The following notes and illustrations are intended to assist in reading and understanding simple drawings. In all orthographic drawings, it is necessary to project at least two views of a three dimensional object - or one view and an adequate description in some simple cases, a typical example being the drawing of a ball
for a bearing. A drawing of a circle on its own could be interpreted as the end elevation of a cylinder or a sphere. A drawing of a rectangle could be understood as part of a bar of rectangular cross-section, or it might be the front elevation of a cylinder. It is therefore generally necessary to produce at least two views, and these must be read together for a complete understanding. Figure 4.15 shows various examples where the plan views are identical and the elevations are all different.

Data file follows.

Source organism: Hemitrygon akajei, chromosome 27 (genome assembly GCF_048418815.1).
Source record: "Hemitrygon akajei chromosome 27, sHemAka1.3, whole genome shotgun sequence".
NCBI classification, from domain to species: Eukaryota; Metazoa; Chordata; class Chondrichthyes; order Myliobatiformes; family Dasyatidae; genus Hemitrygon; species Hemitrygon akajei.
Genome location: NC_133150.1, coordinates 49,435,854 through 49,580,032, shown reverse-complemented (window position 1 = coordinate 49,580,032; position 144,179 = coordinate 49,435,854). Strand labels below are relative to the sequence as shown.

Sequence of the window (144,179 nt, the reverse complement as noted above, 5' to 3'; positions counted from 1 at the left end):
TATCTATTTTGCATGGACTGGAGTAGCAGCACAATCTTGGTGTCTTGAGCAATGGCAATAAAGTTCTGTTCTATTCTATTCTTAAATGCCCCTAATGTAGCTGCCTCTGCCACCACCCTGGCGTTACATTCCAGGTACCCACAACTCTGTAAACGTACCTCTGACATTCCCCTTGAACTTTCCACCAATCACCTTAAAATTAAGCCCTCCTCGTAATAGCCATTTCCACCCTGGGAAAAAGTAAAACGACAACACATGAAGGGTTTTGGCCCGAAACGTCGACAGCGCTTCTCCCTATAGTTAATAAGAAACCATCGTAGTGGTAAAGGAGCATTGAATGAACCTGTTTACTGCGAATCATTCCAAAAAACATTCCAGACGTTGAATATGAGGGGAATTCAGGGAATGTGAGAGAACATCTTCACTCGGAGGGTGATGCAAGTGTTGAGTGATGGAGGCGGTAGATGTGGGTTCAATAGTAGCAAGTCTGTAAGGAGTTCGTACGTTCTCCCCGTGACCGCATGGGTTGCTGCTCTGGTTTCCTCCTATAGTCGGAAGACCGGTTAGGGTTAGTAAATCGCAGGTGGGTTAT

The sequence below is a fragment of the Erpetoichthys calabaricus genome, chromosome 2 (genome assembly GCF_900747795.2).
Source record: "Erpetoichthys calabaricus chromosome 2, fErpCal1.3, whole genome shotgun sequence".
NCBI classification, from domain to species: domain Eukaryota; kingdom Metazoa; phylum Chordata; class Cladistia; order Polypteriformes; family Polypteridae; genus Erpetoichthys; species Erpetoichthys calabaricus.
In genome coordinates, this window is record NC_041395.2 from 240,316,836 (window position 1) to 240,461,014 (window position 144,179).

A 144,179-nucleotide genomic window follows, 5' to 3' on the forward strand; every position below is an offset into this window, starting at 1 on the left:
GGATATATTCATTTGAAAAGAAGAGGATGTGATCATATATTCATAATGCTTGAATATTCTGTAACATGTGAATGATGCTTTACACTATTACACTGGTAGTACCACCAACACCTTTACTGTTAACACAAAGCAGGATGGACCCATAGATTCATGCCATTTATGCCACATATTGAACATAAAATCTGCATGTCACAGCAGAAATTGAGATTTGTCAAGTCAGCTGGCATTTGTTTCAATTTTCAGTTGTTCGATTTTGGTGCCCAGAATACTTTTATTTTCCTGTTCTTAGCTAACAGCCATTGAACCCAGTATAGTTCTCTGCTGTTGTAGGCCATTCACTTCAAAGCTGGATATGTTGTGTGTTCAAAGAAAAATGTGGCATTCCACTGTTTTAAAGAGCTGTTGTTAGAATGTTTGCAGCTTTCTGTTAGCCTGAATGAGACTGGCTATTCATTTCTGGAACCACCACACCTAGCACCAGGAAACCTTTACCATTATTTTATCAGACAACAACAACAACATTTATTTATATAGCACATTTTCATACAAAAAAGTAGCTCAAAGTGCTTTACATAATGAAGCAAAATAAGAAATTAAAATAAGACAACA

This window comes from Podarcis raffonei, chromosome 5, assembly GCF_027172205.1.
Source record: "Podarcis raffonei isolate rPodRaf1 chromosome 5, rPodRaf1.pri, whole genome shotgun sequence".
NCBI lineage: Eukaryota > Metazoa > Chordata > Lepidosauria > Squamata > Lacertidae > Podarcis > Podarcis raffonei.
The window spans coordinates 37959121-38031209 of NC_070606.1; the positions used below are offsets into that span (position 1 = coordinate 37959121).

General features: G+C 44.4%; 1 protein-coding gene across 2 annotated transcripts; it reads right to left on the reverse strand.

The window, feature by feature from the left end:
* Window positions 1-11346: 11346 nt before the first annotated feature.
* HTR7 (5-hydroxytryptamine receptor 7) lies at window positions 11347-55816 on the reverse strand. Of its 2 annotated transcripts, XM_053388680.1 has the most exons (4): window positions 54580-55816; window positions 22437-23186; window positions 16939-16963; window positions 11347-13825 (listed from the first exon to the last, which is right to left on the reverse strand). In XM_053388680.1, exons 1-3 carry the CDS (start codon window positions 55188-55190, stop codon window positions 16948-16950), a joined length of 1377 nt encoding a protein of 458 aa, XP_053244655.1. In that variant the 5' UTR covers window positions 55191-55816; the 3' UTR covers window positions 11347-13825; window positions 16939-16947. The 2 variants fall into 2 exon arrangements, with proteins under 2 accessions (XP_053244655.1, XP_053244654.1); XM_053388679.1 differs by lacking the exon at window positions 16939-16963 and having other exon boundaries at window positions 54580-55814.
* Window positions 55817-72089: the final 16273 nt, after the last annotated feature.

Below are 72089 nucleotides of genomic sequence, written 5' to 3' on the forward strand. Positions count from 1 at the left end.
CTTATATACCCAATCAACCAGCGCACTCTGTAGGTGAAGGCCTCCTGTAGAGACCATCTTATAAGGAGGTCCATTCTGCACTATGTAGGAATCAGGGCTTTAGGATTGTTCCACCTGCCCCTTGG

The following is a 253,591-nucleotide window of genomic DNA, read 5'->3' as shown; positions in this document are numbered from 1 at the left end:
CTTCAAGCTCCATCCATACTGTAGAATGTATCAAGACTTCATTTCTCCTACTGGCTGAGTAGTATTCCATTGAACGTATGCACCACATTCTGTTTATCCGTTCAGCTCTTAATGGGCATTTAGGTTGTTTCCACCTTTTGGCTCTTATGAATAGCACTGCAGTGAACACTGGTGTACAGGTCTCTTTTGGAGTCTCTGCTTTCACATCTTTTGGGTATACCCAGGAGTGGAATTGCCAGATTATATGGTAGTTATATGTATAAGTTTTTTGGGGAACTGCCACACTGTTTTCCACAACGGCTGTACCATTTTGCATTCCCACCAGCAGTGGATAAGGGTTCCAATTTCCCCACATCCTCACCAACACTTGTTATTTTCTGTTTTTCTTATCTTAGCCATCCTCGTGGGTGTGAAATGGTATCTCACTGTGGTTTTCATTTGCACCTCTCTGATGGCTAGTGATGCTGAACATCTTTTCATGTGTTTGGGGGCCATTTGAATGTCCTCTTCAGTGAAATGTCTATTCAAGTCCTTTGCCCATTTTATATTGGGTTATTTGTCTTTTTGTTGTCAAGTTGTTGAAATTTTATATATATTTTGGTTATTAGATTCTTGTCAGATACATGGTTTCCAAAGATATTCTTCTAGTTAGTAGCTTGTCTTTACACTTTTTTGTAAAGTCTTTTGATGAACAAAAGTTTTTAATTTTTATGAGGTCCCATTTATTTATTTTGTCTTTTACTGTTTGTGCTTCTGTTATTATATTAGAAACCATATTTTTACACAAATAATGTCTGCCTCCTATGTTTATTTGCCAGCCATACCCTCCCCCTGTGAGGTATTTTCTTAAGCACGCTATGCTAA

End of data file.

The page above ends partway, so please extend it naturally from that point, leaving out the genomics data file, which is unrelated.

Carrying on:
A single line may represent an edge or the change in direction of a surface, and which it is will be determined only by reading both views simultaneously. Figure 4.16 shows other cases where the elevations are similar but the plan views are considerably different.
A certain amount of imagination is therefore required when interpreting engineering drawings. Obviously, with an object of greater complexity, the reading of three views, or more, may well be necessary.
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